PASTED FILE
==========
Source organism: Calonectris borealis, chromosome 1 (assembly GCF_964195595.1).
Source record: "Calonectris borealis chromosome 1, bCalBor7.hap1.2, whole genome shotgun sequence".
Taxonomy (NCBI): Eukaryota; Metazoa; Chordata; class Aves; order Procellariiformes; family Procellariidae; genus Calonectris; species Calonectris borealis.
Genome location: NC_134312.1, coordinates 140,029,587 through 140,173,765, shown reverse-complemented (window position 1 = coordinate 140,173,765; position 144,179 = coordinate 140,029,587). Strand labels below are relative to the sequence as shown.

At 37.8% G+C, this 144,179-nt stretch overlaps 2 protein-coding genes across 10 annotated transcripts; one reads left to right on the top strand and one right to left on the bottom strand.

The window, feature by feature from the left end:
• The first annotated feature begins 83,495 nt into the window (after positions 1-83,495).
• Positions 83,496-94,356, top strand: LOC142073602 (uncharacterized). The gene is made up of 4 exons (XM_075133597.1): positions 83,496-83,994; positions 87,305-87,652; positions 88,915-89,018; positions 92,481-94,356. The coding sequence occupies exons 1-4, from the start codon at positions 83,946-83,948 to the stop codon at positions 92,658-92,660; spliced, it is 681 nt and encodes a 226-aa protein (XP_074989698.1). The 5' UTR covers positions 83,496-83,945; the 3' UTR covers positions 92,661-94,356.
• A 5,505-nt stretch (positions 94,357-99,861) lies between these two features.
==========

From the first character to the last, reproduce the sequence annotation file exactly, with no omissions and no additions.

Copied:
Source organism: Calonectris borealis, chromosome 1 (assembly GCF_964195595.1).
Source record: "Calonectris borealis chromosome 1, bCalBor7.hap1.2, whole genome shotgun sequence".
Taxonomy (NCBI): Eukaryota; Metazoa; Chordata; class Aves; order Procellariiformes; family Procellariidae; genus Calonectris; species Calonectris borealis.
Genome location: NC_134312.1, coordinates 140,029,587 through 140,173,765, shown reverse-complemented (window position 1 = coordinate 140,173,765; position 144,179 = coordinate 140,029,587). Strand labels below are relative to the sequence as shown.

At 37.8% G+C, this 144,179-nt stretch overlaps 2 protein-coding genes across 10 annotated transcripts; one reads left to right on the top strand and one right to left on the bottom strand.

The window, feature by feature from the left end:
• The first annotated feature begins 83,495 nt into the window (after positions 1-83,495).
• Positions 83,496-94,356, top strand: LOC142073602 (uncharacterized). The gene is made up of 4 exons (XM_075133597.1): positions 83,496-83,994; positions 87,305-87,652; positions 88,915-89,018; positions 92,481-94,356. The coding sequence occupies exons 1-4, from the start codon at positions 83,946-83,948 to the stop codon at positions 92,658-92,660; spliced, it is 681 nt and encodes a 226-aa protein (XP_074989698.1). The 5' UTR covers positions 83,496-83,945; the 3' UTR covers positions 92,661-94,356.
• A 5,505-nt stretch (positions 94,357-99,861) lies between these two features.